When my therapist included the word ‘privileged’ in his response to my apologetic sketch of ‘Poshland’ upbringing, including tentative mention of boarding-school, despite knowing he was referring to enough food and a roof over my head, what I heard was accusation. My spurt of rage (Barclay, 2002) quickly subsided; I wasn’t sure enough of my own ground to fight for understanding or risk being challenged. I continued to link my anguished mix of clinginess and mistrust to other young-child experiences (my need to make sense of flooding emotions intense), and many years passed before I found a space to work more directly towards integrating my neglected, split-off boarding-school-self.
I attended a talk entitled Trauma of the Privileged Child (presented by Prof. Joy Shaverien) that spoke directly to my nine year-old heart. Wow. I enrolled in the therapeutic workshops offered by Boarding Concern (see below) and had an immediate sense of coming home. What relief to be among people who didn’t need convincing but already knew the loneliness, the need for recognition and struggle to be best at something, the unspeakable and therefore unfeelable homesickness, the universal lack of privacy, the comforts of sagging mattress, teddy and of treacle stodge.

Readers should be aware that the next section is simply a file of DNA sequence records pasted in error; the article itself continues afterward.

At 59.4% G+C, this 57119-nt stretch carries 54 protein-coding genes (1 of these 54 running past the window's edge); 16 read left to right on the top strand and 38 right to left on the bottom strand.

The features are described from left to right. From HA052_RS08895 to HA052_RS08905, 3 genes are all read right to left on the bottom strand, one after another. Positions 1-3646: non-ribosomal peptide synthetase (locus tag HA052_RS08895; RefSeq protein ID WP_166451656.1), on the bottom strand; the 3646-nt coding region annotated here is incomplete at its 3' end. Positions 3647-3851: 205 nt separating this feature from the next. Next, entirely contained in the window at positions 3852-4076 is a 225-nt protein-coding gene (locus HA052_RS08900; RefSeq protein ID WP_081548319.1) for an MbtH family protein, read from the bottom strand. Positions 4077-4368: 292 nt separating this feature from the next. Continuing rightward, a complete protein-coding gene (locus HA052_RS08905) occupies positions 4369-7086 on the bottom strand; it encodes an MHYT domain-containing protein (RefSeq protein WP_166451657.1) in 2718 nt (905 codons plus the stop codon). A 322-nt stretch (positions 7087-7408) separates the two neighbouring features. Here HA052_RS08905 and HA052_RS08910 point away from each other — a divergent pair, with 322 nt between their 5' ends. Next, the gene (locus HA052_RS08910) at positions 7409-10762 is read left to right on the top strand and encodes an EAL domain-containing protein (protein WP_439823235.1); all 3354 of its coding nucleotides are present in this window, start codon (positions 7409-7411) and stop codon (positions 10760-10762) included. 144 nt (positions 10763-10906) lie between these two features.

After a year and a half more in therapy, with a woman this time, I know that eight years’ incarceration offered no chance of recovery from the initial shock of being transported from home and left somewhere I was led to believe as jolly that instantly turned out to be otherwise. Being severed from all that was familiar and comforting shattered my core assumption (Janoff-Bulman, 1992), along with trust, that ‘my’ adults wouldn’t leave me, that I could rely on them to keep me safe (Gerhardt, 2004).